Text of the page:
• tipoo - Thursday, January 27, 2011 - link

    Its a hybrid display, its a colour LCD like the iPad and other tablets, but it can also become a e-ink display like the Kindle. Reply
  • Shadowmaster625 - Thursday, January 27, 2011 - link

    Just because a few million dumb yuppies can afford to throw away $500+ on a tablet does not mean there is a market for a bunch of cheap knockoffs that just happen to not be cheap at all. These things are way way WAY too expensive for what they are. They offer nothing above and beyond what you can get with an ipod touch. If they cannot bring it to market for $149 or lower it is a waste of time. If they think they're gonna get away with charging $500 I hope they all go out of business. Reply
  • HibyPrime1 - Thursday, January 27, 2011 - link

    It doesn't matter if they're too expensive for what they are, thats pretty much how all new things in the tech world start out. Remember before the iPad was released everyone was expecting it to be $800-1200?

    Besides, tablets are a legitimate alternative to a laptop for those that aren't using it as a productivity tool. These tablets have productivity apps, but really thats kind of a misnomer with these things.

    I can't for the life of me understand why you say they don't offer anything above and beyond an iPod touch? It literally takes a half second glance to see that they are very different form factors. The screen size is the main selling point of a tablet vs ipod touch/smart phone.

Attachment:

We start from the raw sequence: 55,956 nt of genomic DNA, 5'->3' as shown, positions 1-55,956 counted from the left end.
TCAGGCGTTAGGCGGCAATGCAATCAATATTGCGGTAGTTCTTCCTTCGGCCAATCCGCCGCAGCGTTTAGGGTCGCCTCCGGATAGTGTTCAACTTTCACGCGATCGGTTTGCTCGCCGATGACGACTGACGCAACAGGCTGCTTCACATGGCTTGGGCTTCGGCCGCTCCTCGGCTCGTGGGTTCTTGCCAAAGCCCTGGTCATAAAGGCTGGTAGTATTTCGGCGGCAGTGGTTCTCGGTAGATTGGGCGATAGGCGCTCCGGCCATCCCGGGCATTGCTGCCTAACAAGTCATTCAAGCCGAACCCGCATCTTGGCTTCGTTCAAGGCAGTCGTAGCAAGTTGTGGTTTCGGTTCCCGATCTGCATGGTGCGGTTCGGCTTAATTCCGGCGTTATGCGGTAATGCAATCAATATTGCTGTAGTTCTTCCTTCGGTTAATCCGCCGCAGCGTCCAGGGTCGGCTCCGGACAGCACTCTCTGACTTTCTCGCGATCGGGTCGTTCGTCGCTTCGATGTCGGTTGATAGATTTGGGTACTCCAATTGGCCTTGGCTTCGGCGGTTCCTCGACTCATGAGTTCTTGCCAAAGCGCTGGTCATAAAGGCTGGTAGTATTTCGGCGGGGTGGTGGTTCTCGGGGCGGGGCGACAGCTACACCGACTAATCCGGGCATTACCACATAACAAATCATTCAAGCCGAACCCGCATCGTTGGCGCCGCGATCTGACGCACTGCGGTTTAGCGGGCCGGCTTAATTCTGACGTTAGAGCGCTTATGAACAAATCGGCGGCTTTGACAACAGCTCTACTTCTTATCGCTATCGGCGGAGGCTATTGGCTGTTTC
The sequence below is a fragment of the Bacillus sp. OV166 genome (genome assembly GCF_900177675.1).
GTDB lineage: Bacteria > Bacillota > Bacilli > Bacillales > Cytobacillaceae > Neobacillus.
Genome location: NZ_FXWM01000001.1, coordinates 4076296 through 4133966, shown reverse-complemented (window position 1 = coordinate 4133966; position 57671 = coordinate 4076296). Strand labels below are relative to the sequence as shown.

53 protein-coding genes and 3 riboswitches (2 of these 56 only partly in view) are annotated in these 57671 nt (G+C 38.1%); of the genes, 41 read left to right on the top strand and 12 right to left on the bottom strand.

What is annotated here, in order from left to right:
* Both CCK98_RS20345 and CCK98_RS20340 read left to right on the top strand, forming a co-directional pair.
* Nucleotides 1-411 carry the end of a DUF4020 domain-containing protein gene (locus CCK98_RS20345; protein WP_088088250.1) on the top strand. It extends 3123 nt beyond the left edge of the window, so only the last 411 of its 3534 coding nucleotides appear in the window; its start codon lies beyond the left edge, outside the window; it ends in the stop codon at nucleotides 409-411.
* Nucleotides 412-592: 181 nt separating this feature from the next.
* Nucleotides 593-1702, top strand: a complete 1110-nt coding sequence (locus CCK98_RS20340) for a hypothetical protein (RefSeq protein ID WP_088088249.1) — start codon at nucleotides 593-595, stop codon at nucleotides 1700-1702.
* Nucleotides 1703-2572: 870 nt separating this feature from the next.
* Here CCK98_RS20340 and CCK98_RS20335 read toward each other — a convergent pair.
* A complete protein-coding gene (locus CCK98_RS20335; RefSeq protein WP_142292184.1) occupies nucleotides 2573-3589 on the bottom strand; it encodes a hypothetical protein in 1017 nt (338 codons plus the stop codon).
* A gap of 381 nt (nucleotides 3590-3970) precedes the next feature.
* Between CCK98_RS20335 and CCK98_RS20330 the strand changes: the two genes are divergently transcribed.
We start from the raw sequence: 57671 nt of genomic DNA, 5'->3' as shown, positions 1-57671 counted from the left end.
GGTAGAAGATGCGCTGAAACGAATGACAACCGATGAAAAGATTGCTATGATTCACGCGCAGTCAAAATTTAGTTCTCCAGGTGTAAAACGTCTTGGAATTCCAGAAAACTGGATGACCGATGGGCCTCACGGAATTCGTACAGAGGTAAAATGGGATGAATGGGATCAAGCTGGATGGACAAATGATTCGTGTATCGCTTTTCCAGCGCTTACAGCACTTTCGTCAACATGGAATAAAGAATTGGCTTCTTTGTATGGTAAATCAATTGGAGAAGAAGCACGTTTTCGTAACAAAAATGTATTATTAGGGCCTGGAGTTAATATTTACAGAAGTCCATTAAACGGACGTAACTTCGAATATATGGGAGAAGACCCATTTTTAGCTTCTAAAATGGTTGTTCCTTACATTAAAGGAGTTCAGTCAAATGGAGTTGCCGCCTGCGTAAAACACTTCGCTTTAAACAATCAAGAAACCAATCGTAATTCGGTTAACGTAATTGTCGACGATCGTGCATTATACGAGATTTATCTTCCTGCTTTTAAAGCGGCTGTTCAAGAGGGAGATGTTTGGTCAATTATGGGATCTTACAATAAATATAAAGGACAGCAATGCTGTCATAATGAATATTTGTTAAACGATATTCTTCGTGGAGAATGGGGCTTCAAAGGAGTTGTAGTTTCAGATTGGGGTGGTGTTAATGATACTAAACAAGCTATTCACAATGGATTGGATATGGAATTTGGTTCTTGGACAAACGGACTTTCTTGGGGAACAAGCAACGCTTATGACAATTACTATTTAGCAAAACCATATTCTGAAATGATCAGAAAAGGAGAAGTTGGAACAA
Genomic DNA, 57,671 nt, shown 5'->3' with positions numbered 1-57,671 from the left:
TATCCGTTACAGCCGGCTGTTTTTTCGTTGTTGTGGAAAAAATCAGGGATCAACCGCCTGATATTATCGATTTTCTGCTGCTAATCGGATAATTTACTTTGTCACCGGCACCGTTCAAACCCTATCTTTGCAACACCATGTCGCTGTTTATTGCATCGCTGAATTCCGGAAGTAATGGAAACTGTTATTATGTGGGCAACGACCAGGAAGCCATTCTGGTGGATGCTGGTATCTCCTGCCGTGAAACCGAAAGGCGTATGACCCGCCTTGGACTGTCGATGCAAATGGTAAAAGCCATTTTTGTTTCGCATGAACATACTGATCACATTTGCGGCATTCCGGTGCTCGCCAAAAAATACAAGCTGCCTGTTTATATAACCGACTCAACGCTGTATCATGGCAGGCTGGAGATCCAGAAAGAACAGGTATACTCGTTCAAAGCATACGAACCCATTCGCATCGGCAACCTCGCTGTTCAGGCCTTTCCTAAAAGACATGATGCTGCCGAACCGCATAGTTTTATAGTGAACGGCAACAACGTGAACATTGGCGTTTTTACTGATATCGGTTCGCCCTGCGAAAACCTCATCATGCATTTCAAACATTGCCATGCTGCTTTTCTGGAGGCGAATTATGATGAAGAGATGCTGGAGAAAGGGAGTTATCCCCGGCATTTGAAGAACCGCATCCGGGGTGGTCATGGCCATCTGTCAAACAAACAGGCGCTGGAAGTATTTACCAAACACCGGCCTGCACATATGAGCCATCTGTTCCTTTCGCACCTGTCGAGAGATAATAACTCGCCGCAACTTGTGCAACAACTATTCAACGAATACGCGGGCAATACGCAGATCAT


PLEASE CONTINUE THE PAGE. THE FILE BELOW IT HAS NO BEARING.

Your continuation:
With all that said, I don't think this form factor will last all that long. I think Motorola has the right idea with the Atrix, in my opinion that is the future of mobile computing.
  • Shadowmaster625 - Thursday, January 27, 2011 - link

    They are bigger than an ipod but the screen resolution is the same, or less. So all you're getting for twice the price is the ability to hold it 1 foot further away. That's retarded. Anyone who spends $200 to hold something 1 foot further away needs to have their job outsourced to a monkey. Reply
  • maxhdrm - Wednesday, February 02, 2011 - link

    Are you kidding me? It sounds like YOUR job has already been outsourced to a monkey by the lack of research you have done. I have a Velocity Micro Cruz color eReader with tablet functionality that I bought @ best buy for $99. Sure, it is only 800X600 but not that far from the Ipod touch. The Samsung Galaxy...600X1024 WSVGA, Props goes to Ipad for the one of the highest but C'mon there are plenty that will be the Ipod touch and yah it is nice to read an eBook that isn't in a 2pt font or having to scroll all over the touch.

    Moreover, while I am at it why in hell would I want something bigger than 7"? A 10" tablet is the same size as a netbook why not just sticks with a netbook for a cheaper price and way more functionality. IMO 7" is a good form factor and just because the price isn't insane doesn't mean it's crap. It’s called research. More places like fry's are putting out demos so consumers can interact with said tablets. Apple aside...EVERYONE is running android so it comes down to the "perks" that a tablets puts in, which ones you like and the openness of the tablet.

    This leads me to my biggest concern. As so many forums have posted about Samsung (mainly Verizon phones) phones running android, just how easy is it going to be to update these devices to the newest OS or is the industry "sucker punching" consumers by only allowing us to update via a newer device? Google needs to pass these updates along and ALL tablet device makers need to be allowed accessibility for OS updating.
    This should be every consumers concern otherwise they will sneek this under the radar

Log in

Don't have an account? Sign up now